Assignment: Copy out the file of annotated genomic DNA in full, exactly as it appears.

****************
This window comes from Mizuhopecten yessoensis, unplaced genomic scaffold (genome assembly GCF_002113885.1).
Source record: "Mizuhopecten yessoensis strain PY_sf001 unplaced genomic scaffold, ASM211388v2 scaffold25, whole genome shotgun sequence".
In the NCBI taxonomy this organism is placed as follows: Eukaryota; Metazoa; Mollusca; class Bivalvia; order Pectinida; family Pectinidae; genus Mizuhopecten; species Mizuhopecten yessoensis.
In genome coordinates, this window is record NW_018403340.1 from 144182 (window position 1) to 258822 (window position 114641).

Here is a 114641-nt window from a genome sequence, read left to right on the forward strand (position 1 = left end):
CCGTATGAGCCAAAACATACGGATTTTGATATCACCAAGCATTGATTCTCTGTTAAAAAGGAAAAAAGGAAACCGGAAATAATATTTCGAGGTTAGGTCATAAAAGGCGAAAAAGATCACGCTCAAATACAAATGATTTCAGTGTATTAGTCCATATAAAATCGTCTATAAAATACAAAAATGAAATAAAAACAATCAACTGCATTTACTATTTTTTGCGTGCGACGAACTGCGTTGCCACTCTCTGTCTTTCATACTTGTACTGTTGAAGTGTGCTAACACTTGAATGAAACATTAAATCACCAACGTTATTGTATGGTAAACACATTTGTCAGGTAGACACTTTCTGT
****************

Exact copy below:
This window comes from Mizuhopecten yessoensis, unplaced genomic scaffold (genome assembly GCF_002113885.1).
Source record: "Mizuhopecten yessoensis strain PY_sf001 unplaced genomic scaffold, ASM211388v2 scaffold25, whole genome shotgun sequence".
In the NCBI taxonomy this organism is placed as follows: Eukaryota; Metazoa; Mollusca; class Bivalvia; order Pectinida; family Pectinidae; genus Mizuhopecten; species Mizuhopecten yessoensis.
In genome coordinates, this window is record NW_018403340.1 from 144182 (window position 1) to 258822 (window position 114641).

Here is a 114641-nt window from a genome sequence, read left to right on the forward strand (position 1 = left end):
CCGTATGAGCCAAAACATACGGATTTTGATATCACCAAGCATTGATTCTCTGTTAAAAAGGAAAAAAGGAAACCGGAAATAATATTTCGAGGTTAGGTCATAAAAGGCGAAAAAGATCACGCTCAAATACAAATGATTTCAGTGTATTAGTCCATATAAAATCGTCTATAAAATACAAAAATGAAATAAAAACAATCAACTGCATTTACTATTTTTTGCGTGCGACGAACTGCGTTGCCACTCTCTGTCTTTCATACTTGTACTGTTGAAGTGTGCTAACACTTGAATGAAACATTAAATCACCAACGTTATTGTATGGTAAACACATTTGTCAGGTAGACACTTTCTGT